A longtime Clinton operative tied to a federal campaign finance investigation regarding Hillary Clinton’s 2008 campaign remains at the center of Clinton’s 2016 "shadow campaign."
Minyon Moore, described by Politico as Clinton’s "political eyes and ears of late," orchestrated a strategy meeting last summer between Clinton and three top officials from Democratic consulting firm Dewey Square Group, where Moore now works.
The meeting was the only formal 2016-related presentation given to Clinton by someone other than those in her immediate circle, according to Politico, which saw the meeting as another sign of the "quiet, intensifying, improvisational" shadow campaign to "lay the groundwork for another White House bid."
Moore was a senior adviser for Clinton’s 2008 campaign and was connected to the secret spending of more than half-a-million dollars in support of that campaign.
Court documents show that Moore engineered a meeting between Troy White, a New York marketing executive that specializes in organizing support in urban areas, and businessman Jeffrey E. Thompson. Thompson subsequently paid White more than $608,000 to organize "street teams" that distributed campaign materials such as stickers and yard signs to raise Clinton’s profile in targeted areas where she needed help to gain ground on Barack Obama during the primaries.
The expenditures were not reported to the Federal Election Commission, as is required by campaign finance laws.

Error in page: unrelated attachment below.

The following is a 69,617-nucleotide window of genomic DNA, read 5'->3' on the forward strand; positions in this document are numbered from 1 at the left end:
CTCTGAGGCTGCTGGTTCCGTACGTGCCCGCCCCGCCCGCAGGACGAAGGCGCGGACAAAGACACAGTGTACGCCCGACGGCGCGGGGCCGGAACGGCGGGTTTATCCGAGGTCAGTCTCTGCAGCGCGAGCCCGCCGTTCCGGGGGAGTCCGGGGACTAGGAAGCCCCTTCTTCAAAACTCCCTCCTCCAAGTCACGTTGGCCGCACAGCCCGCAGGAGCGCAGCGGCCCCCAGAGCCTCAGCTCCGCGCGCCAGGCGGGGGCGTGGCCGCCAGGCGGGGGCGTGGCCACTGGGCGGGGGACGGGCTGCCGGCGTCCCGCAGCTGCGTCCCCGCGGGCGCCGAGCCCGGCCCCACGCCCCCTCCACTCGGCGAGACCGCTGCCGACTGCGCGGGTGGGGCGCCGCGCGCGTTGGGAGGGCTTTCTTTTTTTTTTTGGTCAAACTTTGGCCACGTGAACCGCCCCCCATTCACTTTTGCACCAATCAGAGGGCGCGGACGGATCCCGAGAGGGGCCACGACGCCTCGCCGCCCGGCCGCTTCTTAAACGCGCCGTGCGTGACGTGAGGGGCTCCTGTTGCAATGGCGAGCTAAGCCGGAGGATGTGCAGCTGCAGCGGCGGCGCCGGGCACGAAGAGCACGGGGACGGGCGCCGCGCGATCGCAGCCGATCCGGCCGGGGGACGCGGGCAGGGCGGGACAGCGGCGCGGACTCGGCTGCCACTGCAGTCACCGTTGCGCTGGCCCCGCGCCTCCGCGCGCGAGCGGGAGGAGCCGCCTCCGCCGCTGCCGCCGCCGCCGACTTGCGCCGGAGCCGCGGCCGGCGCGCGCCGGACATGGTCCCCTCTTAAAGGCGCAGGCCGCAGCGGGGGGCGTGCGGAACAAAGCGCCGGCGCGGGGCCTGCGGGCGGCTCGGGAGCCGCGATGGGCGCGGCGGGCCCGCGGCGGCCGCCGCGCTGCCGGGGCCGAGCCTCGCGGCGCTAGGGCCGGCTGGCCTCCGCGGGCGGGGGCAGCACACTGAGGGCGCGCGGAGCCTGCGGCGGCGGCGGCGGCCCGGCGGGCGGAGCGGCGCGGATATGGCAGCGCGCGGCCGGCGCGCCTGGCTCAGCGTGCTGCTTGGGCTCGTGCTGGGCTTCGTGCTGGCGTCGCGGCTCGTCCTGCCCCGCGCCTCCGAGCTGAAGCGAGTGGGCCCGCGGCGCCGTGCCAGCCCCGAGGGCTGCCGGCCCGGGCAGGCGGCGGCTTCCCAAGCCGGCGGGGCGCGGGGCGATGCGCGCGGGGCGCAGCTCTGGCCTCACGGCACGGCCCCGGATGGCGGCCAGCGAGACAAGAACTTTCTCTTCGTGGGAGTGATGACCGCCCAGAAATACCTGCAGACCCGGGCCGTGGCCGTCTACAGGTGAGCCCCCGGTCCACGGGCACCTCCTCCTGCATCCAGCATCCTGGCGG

Moore connected White to Thompson after a senior Clinton campaign official, identified by the Washington Post as national political and field director Guy Cecil, declined the services, writing in a message to White, "Unfortunately, we are not going to be able to use the street teams."
Moore lobbied within Clinton’s campaign to hire White. In a message to White and Cecil, Moore wrote "I am piping up saying we need your services. Let’s [find] some money. I will fight for it."
It was only after her efforts failed with Cecil that she connected White to the willing financier, Thompson, who also allegedly financed an off-the-books campaign for Vincent Gray in Washington D.C.’s mayoral campaign in 2010.
Dewey Square Group, a Washington-based consulting firm that Moore works for, stood by Moore at the time the scandal came to light, saying, "The facts make clear that she was entirely unaware of any inappropriate activities and at all times conducted herself, as she always has, not only in full compliance with the law but in accordance with the highest ethical and professional standards."